Additionally, the University of Iowa benefited from simply documenting its existing IRB procedures through the AAHRPP application process, says its associate vice president for research, David Wynes, PhD. Recorded and publicly available procedures can even provide some protection against litigation, notes Sieber.
Moreover, AAHRPP documentation and verification can decrease the likelihood of an audit from federal agencies, such as the Office for Human Research Protections (OHRP) at the Department of Health and Human Services, claims Speers.
But who is looking out for the interests of investigators? According to Sieber, an AAHRPP accreditation requires that a university not burden researchers with unnecessary oversight.
"IRBs at organizations seeking accreditation are surprised that AAHRPP faults them for failing to use expedited review and exemption as permitted by the [federal] regulations," she says. For example, the law says that studies of adults that do not require that participants provide their names can bypass much of the IRB approval process, notes Sieber. AAHRPP discourages oversight committees from wasting their resources by reviewing such research, she says.
The accreditation organization also encourages IRBs to exempt some psychological research--specifically, studies where there is almost no risk to adult participants--from informed-consent requirements, says Sieber.
"AAHRPP is...working to guide IRBs to use the flexibility permitted within the federal regulations to foster, rather than inhibit, good science and creative research on sensitive problems," she notes.
Despite these benefits, AAHRPP accreditation may be beyond the budgets of some universities. Mississippi State University, for example, has decided not to pursue accreditation at this time, though the school's administrators do see the value in such oversight, says Tracy Arwood, the school's director of regulatory compliance.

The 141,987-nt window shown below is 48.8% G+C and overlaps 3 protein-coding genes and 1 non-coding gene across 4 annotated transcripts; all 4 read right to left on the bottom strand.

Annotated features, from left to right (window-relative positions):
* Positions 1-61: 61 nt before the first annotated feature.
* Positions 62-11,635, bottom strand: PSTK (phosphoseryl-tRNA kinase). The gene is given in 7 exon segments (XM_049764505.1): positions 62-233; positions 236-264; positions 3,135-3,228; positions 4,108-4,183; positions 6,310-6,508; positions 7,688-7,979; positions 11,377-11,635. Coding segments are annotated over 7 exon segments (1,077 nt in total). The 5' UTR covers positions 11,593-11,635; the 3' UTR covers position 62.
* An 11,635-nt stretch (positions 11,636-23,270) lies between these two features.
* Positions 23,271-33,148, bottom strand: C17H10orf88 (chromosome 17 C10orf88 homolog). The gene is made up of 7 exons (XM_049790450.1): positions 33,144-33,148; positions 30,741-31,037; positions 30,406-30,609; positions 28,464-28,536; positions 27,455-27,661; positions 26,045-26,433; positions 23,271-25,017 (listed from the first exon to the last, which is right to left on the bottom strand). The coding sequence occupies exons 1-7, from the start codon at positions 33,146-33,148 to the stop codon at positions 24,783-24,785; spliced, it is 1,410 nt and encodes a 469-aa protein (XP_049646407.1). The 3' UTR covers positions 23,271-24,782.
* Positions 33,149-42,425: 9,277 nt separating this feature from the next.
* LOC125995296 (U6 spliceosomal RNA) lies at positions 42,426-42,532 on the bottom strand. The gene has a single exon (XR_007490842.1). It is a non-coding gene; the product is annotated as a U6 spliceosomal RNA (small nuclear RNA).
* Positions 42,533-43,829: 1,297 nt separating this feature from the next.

"The cost is just prohibitive," she says. "This is probably not uncommon for schools, especially state schools, given all of our state budgets are in a budget crunch."
And many of the benefits of AAHRPP oversight, such as the procedural documentation that results from self-evaluation, can be obtained free-of-cost through the OHRP's Quality Improvement Program, note some researchers.
But for many universities, accreditation is worth the cost, notes Speers. Fourteen research organizations--including three universities--have already received accreditation, she notes, and nearly 200 more are currently in the application process. Once accredited, researchers at these institutions will be required to:
Know state and federal regulations. When reviewing a human protection program, AAHRPP looks for an educational component in which researchers can continually bone-up on their ethical and legal obligations.
Provide a system for detecting harm to participants. For example, an investigator might conduct a follow-up assessment of participants' mental health well after testing a clinical intervention.
Respond to participant complaints. If during an experiment, or afterward, a participant reports a negative experience, investigators at accredited institutions relate that information back to the IRB and use the feedback to improve future experiments.
Report unanticipated problems. Researchers communicate events such as unanticipated participant distress to the IRB and work with the oversight committee to avoid future problems.
Solicit truly informed consent. In most cases, investigators assist research participants in understanding and accepting the potential risks of a study, whether by consent form or some other tool.
"AAHRPP is seeking to make IRBs operate in a way that is truly more ethical," says Sieber. "In many cases, a simplistic reading of the regulations produces interpretations that lead to unethical research."